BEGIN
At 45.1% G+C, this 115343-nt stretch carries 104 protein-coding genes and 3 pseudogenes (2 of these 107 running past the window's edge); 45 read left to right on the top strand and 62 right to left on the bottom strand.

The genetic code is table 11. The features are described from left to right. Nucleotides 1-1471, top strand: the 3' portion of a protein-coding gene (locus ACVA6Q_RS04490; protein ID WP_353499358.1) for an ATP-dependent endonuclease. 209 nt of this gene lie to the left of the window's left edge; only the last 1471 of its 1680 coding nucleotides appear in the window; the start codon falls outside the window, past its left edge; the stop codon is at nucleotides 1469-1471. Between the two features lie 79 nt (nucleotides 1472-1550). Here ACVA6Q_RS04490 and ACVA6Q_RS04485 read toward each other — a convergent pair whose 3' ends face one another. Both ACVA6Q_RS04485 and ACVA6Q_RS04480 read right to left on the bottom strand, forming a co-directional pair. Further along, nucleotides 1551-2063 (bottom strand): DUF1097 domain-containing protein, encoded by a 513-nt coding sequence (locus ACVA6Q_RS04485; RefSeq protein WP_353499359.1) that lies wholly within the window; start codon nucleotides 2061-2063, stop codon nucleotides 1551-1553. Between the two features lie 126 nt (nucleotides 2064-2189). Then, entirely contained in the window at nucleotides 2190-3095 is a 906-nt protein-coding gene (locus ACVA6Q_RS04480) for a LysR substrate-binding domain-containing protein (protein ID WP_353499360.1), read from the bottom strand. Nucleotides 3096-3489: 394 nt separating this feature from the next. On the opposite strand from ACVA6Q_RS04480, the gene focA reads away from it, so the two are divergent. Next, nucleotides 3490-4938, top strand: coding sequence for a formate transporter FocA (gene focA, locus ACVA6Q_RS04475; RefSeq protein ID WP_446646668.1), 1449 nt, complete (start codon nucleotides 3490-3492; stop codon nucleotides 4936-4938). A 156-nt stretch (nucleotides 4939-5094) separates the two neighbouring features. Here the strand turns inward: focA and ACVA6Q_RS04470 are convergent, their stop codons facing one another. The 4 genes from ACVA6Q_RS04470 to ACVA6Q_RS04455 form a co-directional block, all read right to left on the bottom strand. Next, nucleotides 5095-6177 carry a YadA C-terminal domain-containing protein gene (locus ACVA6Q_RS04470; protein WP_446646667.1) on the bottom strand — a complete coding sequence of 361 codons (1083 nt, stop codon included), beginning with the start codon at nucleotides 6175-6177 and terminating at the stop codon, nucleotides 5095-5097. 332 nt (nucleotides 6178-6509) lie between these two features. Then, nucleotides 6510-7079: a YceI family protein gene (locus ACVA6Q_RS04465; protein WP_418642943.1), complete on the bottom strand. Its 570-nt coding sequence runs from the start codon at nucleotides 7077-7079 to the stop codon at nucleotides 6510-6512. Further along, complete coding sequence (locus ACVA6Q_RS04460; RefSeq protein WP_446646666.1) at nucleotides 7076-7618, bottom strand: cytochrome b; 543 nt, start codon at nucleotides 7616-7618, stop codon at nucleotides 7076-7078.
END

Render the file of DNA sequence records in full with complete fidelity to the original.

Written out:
At 45.1% G+C, this 115343-nt stretch carries 104 protein-coding genes and 3 pseudogenes (2 of these 107 running past the window's edge); 45 read left to right on the top strand and 62 right to left on the bottom strand.

The genetic code is table 11. The features are described from left to right. Nucleotides 1-1471, top strand: the 3' portion of a protein-coding gene (locus ACVA6Q_RS04490; protein ID WP_353499358.1) for an ATP-dependent endonuclease. 209 nt of this gene lie to the left of the window's left edge; only the last 1471 of its 1680 coding nucleotides appear in the window; the start codon falls outside the window, past its left edge; the stop codon is at nucleotides 1469-1471. Between the two features lie 79 nt (nucleotides 1472-1550). Here ACVA6Q_RS04490 and ACVA6Q_RS04485 read toward each other — a convergent pair whose 3' ends face one another. Both ACVA6Q_RS04485 and ACVA6Q_RS04480 read right to left on the bottom strand, forming a co-directional pair. Further along, nucleotides 1551-2063 (bottom strand): DUF1097 domain-containing protein, encoded by a 513-nt coding sequence (locus ACVA6Q_RS04485; RefSeq protein WP_353499359.1) that lies wholly within the window; start codon nucleotides 2061-2063, stop codon nucleotides 1551-1553. Between the two features lie 126 nt (nucleotides 2064-2189). Then, entirely contained in the window at nucleotides 2190-3095 is a 906-nt protein-coding gene (locus ACVA6Q_RS04480) for a LysR substrate-binding domain-containing protein (protein ID WP_353499360.1), read from the bottom strand. Nucleotides 3096-3489: 394 nt separating this feature from the next. On the opposite strand from ACVA6Q_RS04480, the gene focA reads away from it, so the two are divergent. Next, nucleotides 3490-4938, top strand: coding sequence for a formate transporter FocA (gene focA, locus ACVA6Q_RS04475; RefSeq protein ID WP_446646668.1), 1449 nt, complete (start codon nucleotides 3490-3492; stop codon nucleotides 4936-4938). A 156-nt stretch (nucleotides 4939-5094) separates the two neighbouring features. Here the strand turns inward: focA and ACVA6Q_RS04470 are convergent, their stop codons facing one another. The 4 genes from ACVA6Q_RS04470 to ACVA6Q_RS04455 form a co-directional block, all read right to left on the bottom strand. Next, nucleotides 5095-6177 carry a YadA C-terminal domain-containing protein gene (locus ACVA6Q_RS04470; protein WP_446646667.1) on the bottom strand — a complete coding sequence of 361 codons (1083 nt, stop codon included), beginning with the start codon at nucleotides 6175-6177 and terminating at the stop codon, nucleotides 5095-5097. 332 nt (nucleotides 6178-6509) lie between these two features. Then, nucleotides 6510-7079: a YceI family protein gene (locus ACVA6Q_RS04465; protein WP_418642943.1), complete on the bottom strand. Its 570-nt coding sequence runs from the start codon at nucleotides 7077-7079 to the stop codon at nucleotides 6510-6512. Further along, complete coding sequence (locus ACVA6Q_RS04460; RefSeq protein WP_446646666.1) at nucleotides 7076-7618, bottom strand: cytochrome b; 543 nt, start codon at nucleotides 7616-7618, stop codon at nucleotides 7076-7078.